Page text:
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Families play a key role supporting vulnerable people through the criminal justice system but are often let down by a lack of effective support and accessible information. Too many face high levels of social stigma and isolation, a new joint report by the Prison Reform Trust (PRT) and POPS (Partners of Prisoners and Families Support Group) reveals.

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Too many women, many of whom are mothers, are sent to prison every year to serve short sentences for non-violent crimes, often for a first offence, a new Prison Reform Trust (PRT) briefing reveals.

The briefing marks the launch of a drive by the Prison Reform Trust,  supported by a £1.2 million grant from the Big Lottery Fund, to reduce the number of women who are sent to prison for minor non-violent offences.

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Putting Prisons Right

17/07/2015 13:50:00

This week the outgoing Chief Inspector reports on prisons in severe decline. On Wednesday, without using the crisis word, the incoming Secretary of State for Justice in his first meeting with the new Justice Committee admits there are difficulties to be faced. On Friday Michael Gove gives his first speech on prisons.

Read the rest of Juliet Lyon's blog by clicking 'read more'.

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Commenting on the HM Chief Inspector of Prisons annual report 2014-15, Juliet Lyon, Director of the Prison Reform Trust, said:

“No mystery that violence, self-harm and suicide rise when you overcrowd prisons, reduce staff by almost one third, cut time out of cell and purposeful activity. The backdrop is a more punitive climate, increased injustice and uncertainty which have sucked hope out of the system for prisoners and staff. Solutions lie in good strong leadership from the new Secretary of State through to prison governors, a commitment to treat people in prison with humanity and respect and a determination to make prison an effective place of last resort.”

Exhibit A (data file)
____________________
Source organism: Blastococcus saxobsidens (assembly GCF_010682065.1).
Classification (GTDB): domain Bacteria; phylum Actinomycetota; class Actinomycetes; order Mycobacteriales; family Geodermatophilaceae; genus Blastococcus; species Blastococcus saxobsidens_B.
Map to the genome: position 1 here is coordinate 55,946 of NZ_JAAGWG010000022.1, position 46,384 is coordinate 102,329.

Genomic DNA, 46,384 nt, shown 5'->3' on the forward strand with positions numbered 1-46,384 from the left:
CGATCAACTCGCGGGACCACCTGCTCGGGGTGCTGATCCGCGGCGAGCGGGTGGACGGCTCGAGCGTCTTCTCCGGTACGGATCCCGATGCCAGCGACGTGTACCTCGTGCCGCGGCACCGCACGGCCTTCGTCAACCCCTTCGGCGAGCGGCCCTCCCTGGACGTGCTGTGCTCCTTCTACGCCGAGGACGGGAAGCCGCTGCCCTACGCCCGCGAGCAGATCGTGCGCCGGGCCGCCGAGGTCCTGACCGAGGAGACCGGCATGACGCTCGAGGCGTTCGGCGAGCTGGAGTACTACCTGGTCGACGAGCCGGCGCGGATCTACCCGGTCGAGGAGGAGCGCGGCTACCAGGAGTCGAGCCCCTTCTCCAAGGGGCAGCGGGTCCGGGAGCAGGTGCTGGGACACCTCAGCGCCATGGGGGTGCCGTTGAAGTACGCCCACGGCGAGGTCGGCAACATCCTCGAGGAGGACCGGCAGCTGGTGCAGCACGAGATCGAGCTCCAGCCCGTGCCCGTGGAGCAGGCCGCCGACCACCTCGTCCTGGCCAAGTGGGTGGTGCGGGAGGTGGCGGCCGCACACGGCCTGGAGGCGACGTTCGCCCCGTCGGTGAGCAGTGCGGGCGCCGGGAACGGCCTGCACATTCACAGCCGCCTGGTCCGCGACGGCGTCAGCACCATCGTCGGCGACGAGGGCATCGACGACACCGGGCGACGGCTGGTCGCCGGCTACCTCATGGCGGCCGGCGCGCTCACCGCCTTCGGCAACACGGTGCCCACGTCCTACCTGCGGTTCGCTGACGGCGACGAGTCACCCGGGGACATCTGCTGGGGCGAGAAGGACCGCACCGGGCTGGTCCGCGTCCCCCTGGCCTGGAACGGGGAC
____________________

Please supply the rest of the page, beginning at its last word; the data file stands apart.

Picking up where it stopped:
Read the report by clicking here

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A rapid expansion in the prison population in England and Wales over the past twenty years is placing a growing burden on the taxpayer while reoffending rates out of prison have remained stubbornly high, according to a new report by the Prison Reform Trust.

Analysis published in Prison: The Facts estimates that in 2014 the cost of holding that increased population at today’s costs was an extra £1.22bn compared with twenty years ago—a cost of over £40 per year for every UK taxpayer.

This extra funding of prison places is equivalent to employing an additional 56,000 newly qualified nurses.

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Commenting on Changing Prisons, Saving Lives: Report of the Independent Review into Self-inflicted Deaths in Custody of 18-24 year olds (The Harris Review), Juliet Lyon, Director of the Prison Reform Trust, said:

“Too many vulnerable young people are slipping through the net of mental health and welfare services and ending up behind bars. Very many of the tragic deaths described in this sobering report could have been prevented by thorough assessment and intervention at an earlier stage in these young peoples’ lives. Time and again this is what bereaved families say after struggling for years to get the help they need. The stark recommendation for the Minister to telephone families when a loved one has died in custody will come as a shock but it may well be that that only when this conversation takes place that change will result and true accountability be achieved.
 

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Lord Laming chairs independent review into links between care and custody 

An independent review of children in care, chaired by the crossbench peer Lord Laming and established by the Prison Reform Trust, is launched today to consider the reasons behind, and how best to tackle, the over representation of looked after children in the criminal justice system in England and Wales.